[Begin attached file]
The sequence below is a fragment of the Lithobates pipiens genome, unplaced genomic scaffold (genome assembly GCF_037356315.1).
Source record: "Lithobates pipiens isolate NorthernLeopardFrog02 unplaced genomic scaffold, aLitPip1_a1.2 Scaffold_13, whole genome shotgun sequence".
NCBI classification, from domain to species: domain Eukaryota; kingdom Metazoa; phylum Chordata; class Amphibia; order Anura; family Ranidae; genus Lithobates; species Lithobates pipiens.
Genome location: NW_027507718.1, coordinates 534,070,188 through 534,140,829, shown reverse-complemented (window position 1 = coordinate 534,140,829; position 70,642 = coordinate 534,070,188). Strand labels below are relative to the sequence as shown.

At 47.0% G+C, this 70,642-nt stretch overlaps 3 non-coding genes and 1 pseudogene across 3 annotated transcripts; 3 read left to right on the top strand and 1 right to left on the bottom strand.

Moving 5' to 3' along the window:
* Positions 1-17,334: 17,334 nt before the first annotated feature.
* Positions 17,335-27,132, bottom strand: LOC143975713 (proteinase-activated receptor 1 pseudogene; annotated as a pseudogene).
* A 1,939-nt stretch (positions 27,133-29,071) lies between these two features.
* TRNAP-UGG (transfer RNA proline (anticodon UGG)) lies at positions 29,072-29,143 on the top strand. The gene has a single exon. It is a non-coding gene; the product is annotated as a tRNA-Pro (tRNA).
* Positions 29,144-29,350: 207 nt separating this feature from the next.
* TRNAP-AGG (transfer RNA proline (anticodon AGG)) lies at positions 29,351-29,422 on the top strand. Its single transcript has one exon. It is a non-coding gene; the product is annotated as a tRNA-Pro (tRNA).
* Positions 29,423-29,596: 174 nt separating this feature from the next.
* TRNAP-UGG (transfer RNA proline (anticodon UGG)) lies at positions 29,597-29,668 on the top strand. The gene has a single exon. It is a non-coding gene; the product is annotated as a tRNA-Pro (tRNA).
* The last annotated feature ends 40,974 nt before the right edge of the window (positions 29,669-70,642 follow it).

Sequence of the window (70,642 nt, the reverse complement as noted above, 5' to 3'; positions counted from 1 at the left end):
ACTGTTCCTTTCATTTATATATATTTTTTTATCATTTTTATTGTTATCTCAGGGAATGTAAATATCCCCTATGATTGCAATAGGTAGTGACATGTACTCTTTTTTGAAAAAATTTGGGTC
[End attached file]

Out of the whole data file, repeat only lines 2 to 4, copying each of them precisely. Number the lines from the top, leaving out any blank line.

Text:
Source record: "Lithobates pipiens isolate NorthernLeopardFrog02 unplaced genomic scaffold, aLitPip1_a1.2 Scaffold_13, whole genome shotgun sequence".
NCBI classification, from domain to species: domain Eukaryota; kingdom Metazoa; phylum Chordata; class Amphibia; order Anura; family Ranidae; genus Lithobates; species Lithobates pipiens.
Genome location: NW_027507718.1, coordinates 534,070,188 through 534,140,829, shown reverse-complemented (window position 1 = coordinate 534,140,829; position 70,642 = coordinate 534,070,188). Strand labels below are relative to the sequence as shown.